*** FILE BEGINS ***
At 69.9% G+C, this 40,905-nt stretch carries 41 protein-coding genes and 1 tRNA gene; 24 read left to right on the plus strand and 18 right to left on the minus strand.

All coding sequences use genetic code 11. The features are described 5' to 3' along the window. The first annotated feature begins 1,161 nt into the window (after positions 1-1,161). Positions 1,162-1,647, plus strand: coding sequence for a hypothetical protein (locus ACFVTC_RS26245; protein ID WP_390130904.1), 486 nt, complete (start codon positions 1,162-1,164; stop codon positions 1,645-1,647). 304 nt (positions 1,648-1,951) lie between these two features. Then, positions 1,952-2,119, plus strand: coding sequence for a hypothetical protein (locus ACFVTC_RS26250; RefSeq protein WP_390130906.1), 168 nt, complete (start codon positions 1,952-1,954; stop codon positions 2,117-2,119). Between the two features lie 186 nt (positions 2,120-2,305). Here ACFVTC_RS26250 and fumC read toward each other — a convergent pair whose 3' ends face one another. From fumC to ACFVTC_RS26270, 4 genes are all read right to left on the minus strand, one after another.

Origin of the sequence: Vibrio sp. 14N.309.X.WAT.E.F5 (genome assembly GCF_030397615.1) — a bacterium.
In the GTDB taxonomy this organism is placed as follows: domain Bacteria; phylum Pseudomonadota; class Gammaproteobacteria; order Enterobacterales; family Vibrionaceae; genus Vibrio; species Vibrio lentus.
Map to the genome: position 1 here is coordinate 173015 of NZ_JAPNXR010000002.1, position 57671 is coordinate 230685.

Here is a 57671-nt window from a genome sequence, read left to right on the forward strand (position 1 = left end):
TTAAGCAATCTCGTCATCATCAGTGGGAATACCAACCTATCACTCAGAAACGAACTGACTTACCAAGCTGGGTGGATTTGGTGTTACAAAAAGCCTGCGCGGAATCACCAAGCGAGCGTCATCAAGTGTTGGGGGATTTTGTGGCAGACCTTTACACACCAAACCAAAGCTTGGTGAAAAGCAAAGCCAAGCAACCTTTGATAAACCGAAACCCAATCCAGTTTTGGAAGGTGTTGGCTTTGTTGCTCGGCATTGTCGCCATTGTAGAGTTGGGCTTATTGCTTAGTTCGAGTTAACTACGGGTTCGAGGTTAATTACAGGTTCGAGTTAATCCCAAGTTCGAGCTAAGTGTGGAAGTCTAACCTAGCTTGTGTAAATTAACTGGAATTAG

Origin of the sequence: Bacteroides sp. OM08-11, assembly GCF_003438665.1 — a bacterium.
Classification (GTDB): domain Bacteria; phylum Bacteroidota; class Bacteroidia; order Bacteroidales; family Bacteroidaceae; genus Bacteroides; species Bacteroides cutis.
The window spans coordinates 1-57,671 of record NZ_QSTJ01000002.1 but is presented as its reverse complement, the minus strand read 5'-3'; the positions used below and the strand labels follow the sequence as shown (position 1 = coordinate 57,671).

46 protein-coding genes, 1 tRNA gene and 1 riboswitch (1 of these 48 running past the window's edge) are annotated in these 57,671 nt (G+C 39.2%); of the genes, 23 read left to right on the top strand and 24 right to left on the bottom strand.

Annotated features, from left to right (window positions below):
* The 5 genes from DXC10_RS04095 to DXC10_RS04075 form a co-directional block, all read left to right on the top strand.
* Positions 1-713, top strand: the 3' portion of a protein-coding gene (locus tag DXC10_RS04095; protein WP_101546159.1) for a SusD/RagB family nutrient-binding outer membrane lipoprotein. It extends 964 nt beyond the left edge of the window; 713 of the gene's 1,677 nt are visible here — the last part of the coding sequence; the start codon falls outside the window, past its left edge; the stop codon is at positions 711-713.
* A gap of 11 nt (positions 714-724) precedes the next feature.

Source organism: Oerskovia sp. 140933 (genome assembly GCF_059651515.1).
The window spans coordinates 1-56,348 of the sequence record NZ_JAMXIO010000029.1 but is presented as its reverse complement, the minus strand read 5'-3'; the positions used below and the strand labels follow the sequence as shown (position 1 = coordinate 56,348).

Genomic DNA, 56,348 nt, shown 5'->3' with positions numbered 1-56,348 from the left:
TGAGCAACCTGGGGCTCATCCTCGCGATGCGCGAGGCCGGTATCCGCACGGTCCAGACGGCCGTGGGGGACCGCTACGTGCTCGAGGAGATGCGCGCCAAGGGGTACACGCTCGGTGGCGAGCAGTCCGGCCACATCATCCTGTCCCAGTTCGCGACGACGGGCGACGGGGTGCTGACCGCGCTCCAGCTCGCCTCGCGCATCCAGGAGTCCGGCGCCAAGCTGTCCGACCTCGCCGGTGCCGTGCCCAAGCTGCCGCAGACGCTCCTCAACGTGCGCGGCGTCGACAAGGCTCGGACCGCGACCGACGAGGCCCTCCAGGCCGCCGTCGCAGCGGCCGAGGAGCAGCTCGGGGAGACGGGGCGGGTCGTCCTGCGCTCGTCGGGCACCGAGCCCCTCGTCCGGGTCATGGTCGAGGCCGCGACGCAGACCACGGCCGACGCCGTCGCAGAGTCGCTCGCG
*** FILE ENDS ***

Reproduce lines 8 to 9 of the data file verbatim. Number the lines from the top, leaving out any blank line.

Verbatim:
Origin of the sequence: Bacteroides sp. OM08-11, assembly GCF_003438665.1 — a bacterium.
Classification (GTDB): domain Bacteria; phylum Bacteroidota; class Bacteroidia; order Bacteroidales; family Bacteroidaceae; genus Bacteroides; species Bacteroides cutis.